A bold vision to transform the former Vaux site has moved another step closer to reality after eye-catching plans were given the green light.
Sunderland City Council approved the application for phase one of the development by Siglion, and work could start within months.
The scheme is the first of five around the city to be redeveloped as part of a £100million-plus programme by the partnership.
The council also granted outline planning permission for Siglion’s masterplan for the 5.5-hectare Vaux site, which will feature streets, shops, cafes and restaurants with public spaces with views of the River Wear and Sunderland’s bridges.
Developers say a striking 60,000sq ft office building, which will look out along the River Wear and sea, will be key to bringing in business.
Chief executive John Seager said: “We are excited to be finally beginning our work to breathe new life into the Vaux site, which has been empty for almost 17 years since the brewery closed.
We are excited to be finally beginning our work to breathe new life into the Vaux site, which has been empty for almost 17 years since the brewery closed.John Seager, chief executive of Siglion
“This is such a focal point for Sunderland and its position at the entrance to the city centre is hugely important to how people coming into Sunderland perceive the city.
“The first phase will create a superb office development, providing the city with some of the best quality working space to be found anywhere in the North East.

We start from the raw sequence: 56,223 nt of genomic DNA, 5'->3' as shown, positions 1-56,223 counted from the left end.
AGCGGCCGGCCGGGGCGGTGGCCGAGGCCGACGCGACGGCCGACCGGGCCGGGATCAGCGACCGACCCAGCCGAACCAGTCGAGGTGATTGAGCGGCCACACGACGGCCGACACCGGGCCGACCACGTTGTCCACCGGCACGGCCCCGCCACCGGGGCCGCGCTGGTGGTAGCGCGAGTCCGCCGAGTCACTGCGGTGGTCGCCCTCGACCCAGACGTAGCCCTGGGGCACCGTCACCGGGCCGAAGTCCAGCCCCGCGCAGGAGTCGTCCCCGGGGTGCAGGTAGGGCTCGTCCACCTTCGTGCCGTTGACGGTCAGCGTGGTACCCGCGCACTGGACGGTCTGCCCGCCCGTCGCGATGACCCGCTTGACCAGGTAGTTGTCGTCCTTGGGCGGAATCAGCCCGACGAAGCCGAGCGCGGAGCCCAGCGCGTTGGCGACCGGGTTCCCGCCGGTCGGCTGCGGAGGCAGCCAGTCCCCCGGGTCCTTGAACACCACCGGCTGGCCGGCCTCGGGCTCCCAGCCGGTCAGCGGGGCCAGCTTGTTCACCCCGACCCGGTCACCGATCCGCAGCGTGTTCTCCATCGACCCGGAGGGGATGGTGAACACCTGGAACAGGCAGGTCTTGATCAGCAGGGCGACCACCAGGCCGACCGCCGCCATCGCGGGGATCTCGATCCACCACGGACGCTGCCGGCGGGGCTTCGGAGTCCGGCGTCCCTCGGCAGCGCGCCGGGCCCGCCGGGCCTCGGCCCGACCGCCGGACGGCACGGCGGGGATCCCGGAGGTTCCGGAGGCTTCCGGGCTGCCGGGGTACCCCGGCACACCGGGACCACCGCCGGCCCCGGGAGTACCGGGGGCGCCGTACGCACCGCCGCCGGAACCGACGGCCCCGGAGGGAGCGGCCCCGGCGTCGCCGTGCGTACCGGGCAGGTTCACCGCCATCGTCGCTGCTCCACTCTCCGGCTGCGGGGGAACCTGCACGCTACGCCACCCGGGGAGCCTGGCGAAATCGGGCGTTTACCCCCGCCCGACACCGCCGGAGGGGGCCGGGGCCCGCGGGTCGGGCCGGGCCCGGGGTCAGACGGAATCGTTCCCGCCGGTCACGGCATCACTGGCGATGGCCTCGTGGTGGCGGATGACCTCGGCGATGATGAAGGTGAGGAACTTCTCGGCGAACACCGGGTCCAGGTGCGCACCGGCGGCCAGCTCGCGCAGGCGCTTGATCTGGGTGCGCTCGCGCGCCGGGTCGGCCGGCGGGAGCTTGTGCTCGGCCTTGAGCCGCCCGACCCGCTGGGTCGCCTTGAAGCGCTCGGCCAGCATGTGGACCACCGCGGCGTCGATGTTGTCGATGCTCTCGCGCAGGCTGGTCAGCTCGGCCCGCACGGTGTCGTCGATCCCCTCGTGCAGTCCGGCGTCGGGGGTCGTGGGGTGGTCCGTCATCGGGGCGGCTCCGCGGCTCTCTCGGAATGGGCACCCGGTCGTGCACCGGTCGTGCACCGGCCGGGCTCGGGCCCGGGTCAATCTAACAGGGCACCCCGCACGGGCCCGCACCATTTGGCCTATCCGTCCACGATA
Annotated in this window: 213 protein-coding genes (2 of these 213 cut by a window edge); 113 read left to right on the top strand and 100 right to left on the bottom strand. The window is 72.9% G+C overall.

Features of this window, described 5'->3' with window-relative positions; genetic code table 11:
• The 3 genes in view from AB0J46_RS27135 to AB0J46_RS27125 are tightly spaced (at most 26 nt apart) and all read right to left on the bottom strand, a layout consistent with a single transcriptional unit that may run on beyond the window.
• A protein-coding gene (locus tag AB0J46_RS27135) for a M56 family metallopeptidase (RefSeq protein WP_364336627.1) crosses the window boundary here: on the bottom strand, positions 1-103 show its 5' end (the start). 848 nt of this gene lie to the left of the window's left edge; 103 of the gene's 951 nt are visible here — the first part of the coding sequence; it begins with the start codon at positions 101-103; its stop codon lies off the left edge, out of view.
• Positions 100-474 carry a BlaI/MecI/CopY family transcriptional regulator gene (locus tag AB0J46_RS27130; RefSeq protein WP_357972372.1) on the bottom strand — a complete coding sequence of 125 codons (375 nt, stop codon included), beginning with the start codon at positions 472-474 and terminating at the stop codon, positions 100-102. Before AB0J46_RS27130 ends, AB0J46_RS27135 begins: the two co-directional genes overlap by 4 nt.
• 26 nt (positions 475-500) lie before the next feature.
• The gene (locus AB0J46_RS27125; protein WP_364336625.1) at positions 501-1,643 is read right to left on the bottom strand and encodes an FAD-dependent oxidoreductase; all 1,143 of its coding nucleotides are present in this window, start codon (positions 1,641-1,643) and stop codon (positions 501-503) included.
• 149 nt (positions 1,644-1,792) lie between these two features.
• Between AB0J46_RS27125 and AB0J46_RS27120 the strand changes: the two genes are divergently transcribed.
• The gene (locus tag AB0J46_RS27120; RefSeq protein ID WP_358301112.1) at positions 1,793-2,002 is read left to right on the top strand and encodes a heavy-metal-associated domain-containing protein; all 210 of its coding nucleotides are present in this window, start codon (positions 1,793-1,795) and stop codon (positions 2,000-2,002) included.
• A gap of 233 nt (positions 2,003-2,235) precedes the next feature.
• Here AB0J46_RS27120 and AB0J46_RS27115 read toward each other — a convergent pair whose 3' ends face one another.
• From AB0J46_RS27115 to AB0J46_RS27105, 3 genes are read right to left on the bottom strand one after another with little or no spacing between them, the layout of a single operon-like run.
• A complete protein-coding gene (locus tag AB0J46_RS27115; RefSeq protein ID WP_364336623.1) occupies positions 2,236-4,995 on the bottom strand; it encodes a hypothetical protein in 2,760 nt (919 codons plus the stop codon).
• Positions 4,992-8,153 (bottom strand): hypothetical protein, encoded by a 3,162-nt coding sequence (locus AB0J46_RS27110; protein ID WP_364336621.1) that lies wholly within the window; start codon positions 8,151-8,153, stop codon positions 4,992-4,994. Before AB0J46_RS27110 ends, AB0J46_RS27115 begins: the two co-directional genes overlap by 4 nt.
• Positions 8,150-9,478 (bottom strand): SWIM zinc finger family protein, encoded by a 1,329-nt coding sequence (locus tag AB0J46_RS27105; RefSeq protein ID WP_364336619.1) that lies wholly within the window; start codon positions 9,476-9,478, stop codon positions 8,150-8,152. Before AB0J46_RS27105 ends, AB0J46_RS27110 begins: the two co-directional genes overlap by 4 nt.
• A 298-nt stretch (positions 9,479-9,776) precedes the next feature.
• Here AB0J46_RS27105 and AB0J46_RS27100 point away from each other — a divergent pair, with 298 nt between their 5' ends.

“This truly is a flagship development for the city, which will bring employment and money into Sunderland’s economy, both during the construction phase and in the longer term.”
Siglion, which brings together Carillion and the council and is managed by Igloo Regeneration, is also working on plans for Chapelgarth, Seaburn’s seafront, Numbers Garth and Farringdon Row.
Irene Lucas CBE, council chief executive, said: “The go-ahead for work to start at Vaux really is an important moment for the future development of the city.
“This flagship location is one of the first things people see when they come into the city centre and we’re excited that work can now begin on providing this important location with the kind of development that reflects the modern, forward-looking city that Sunderland is.”
The wider plan includes ideas to develop a destination restaurant set partially in the cliff-face and about 200 homes with riverside views.
The site will be connected with a pedestrian access to St Mary’s Way and the development of a new pathway along the cliff-edge.
City chiefs spoke of their delight at being able to make a decision which will transform a key part of Sunderland.
Members of Sunderland City Council’s development control (South Sunderland) sub-committee unanimously agreed to back Siglion’s application when it met today.
During the discussions, chairman of the committee Councillor Stuart Porthouse said the regeneration of the old brewery site was a key component of driving forward the economy of Wearside.
He added: “I remember looking at the plans they had for the Tesco and the future looked rather bleak.
“The redevelopment of the city centre really is a big step and I really look forward to this coming up, and I just hope I live long enough to see it.”
Councillor Michael Mordey highlighted how the plans were one of several in the pipeline, with Seaburn seafront, the former Crowtree Leisure Centre land among them.
He said they would follow on from Keel Square, which has been completed as part of the wider plans for the Vaux site and its road network, and the new £29million Sunderland College city centre campus, which is due to start welcoming students and staff soon.
He added: “We are extremely ambitious in what we want for Sunderland and I very much look forward to this building being built and seeing the people of Sunderland enjoying it.
“This is an important asset for the city, the brewery site, and we will see more in the years to come.”